When Dams Come Down, Salmon and Sand Can Prosper

Posted In Erosion, Inform
Oct
20

elwha-dam-sediment
Sediment trapped, Elwha river. Photograph: © SAF — Coastal Care

Excerpts;

Studies of dam-removal projects show that migratory species like salmon respond quickly to improved conditions once a dam is removed. But the removal of a dam on the Elwha River in northern Washington State — the largest such project in the United States — is demonstrating that there can be another beneficiary: the beach…

Read Full Article, The New York Times

Elwha, The Grand Experiment (11-12-2012)

Dams – Cutting off our Beach Sand; By Gary Griggs (12-19-2014)

Tracking Sediments’ Fate In Largest-Ever Dam Removal (03-2013)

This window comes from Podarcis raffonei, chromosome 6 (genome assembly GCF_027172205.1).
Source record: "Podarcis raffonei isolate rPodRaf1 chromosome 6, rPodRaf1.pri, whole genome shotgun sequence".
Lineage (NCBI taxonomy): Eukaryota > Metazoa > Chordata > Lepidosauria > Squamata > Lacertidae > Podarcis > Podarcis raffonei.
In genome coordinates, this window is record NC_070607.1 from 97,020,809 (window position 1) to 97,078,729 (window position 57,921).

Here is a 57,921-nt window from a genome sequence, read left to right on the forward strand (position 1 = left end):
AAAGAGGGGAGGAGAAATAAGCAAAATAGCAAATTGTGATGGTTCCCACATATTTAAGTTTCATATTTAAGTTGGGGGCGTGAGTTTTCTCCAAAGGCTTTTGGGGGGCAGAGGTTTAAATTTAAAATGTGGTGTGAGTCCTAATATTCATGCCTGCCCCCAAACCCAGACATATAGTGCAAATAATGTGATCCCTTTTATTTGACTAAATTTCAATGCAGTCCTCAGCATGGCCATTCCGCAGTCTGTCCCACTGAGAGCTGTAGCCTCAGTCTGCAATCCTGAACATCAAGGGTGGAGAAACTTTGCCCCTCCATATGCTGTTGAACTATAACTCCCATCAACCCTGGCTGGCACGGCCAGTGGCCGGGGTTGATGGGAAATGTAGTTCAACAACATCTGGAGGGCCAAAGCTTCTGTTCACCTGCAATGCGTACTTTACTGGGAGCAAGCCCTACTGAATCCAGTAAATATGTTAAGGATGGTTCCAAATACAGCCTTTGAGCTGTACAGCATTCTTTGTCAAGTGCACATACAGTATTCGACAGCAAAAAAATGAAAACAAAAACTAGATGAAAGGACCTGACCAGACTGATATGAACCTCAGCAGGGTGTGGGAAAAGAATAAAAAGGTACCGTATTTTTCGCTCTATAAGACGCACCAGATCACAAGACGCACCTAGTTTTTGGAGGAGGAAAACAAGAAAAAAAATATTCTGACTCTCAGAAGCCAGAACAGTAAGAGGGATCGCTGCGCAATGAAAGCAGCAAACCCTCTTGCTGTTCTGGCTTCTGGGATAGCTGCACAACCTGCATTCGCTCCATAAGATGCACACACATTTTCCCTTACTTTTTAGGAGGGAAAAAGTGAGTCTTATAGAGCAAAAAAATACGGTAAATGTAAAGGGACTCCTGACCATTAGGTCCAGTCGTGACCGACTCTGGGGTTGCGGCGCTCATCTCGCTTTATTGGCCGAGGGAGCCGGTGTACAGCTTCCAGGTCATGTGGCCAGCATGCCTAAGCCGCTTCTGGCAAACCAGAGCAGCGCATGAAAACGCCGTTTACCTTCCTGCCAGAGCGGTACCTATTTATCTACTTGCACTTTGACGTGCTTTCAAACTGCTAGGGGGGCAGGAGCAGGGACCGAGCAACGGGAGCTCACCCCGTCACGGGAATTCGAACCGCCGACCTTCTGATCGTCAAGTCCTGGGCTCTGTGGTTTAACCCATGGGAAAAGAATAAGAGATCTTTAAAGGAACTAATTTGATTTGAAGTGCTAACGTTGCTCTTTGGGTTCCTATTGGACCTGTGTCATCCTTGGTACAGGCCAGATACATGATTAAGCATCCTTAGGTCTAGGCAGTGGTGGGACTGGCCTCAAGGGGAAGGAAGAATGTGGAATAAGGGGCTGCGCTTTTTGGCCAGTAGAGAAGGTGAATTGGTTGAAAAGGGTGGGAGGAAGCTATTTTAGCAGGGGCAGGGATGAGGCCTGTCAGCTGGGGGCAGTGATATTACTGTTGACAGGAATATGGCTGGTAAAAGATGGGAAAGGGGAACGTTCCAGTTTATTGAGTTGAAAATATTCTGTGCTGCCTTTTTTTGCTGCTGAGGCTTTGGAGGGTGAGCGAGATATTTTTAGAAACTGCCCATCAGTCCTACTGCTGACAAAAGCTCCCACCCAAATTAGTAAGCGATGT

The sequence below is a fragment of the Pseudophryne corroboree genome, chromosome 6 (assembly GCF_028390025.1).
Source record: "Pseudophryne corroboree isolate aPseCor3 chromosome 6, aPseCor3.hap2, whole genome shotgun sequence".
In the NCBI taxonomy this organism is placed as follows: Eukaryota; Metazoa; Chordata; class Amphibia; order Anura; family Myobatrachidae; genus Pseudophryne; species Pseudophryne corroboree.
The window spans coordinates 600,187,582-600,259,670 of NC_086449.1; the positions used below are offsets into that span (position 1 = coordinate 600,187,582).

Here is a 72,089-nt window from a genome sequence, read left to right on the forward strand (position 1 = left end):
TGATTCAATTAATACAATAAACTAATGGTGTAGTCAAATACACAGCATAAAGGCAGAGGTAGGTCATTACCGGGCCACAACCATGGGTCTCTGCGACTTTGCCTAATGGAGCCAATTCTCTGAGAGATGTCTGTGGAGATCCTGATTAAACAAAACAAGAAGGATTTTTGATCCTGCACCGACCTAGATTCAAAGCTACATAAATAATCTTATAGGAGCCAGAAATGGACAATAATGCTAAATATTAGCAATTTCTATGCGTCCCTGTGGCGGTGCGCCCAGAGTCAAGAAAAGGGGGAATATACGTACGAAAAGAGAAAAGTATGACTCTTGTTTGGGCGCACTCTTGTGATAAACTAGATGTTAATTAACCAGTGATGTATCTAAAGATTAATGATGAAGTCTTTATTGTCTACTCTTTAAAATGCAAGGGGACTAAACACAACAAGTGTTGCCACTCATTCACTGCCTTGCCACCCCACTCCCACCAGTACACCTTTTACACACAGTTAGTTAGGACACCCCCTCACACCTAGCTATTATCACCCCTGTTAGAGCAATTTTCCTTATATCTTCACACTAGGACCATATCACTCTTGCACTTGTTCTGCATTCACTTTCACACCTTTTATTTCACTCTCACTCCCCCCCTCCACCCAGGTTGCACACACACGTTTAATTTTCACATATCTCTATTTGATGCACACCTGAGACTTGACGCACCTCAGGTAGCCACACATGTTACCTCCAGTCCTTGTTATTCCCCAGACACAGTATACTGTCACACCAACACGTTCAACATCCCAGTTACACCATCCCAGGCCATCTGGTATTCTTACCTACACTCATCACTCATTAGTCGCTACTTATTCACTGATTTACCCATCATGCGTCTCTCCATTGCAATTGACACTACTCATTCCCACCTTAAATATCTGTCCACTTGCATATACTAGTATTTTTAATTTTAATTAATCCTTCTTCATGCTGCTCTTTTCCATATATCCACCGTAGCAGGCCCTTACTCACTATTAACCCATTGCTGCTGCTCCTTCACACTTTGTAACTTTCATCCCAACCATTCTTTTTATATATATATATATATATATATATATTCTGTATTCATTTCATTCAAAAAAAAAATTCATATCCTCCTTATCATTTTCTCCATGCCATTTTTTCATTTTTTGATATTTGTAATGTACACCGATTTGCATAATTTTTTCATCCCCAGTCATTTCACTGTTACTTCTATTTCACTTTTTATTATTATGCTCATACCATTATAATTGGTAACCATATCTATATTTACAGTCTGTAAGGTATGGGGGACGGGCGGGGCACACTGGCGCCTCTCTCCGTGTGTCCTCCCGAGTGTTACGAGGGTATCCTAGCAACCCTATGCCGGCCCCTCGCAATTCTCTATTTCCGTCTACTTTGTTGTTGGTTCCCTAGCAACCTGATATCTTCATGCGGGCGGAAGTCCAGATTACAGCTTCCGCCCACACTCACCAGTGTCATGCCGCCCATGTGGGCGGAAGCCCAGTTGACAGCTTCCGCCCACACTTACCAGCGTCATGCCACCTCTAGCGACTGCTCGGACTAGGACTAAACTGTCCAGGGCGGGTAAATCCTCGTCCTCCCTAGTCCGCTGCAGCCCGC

Scientists tracking the aftermath of the largest dam removal in U.S. history say the dismantling of a dam in northwestern Washington state has unleashed about 34 million cubic yards of sediment and debris that built up for more than a century…

“River Reborn: Elwha Flows Wild and Free Once Again,” NBC News

Movement to Take Down Thousands of Dams Goes Mainstream, National Geographic (01-29-2015)

Sediment Trapped Behind Dams Makes Them ‘Hot Spots’ for Greenhouse Gas Emissions (08-2013)

DamNation; a Documentary That’s Testing the Waters of Corporate Social Responsibility; Produced by Stoecker Ecological and Felt Soul Media” and presented by Patagonia.

Let’s Talk About Sand: “Sand Wars” Film Director Denis Delestrac, At TEDxBarcelona

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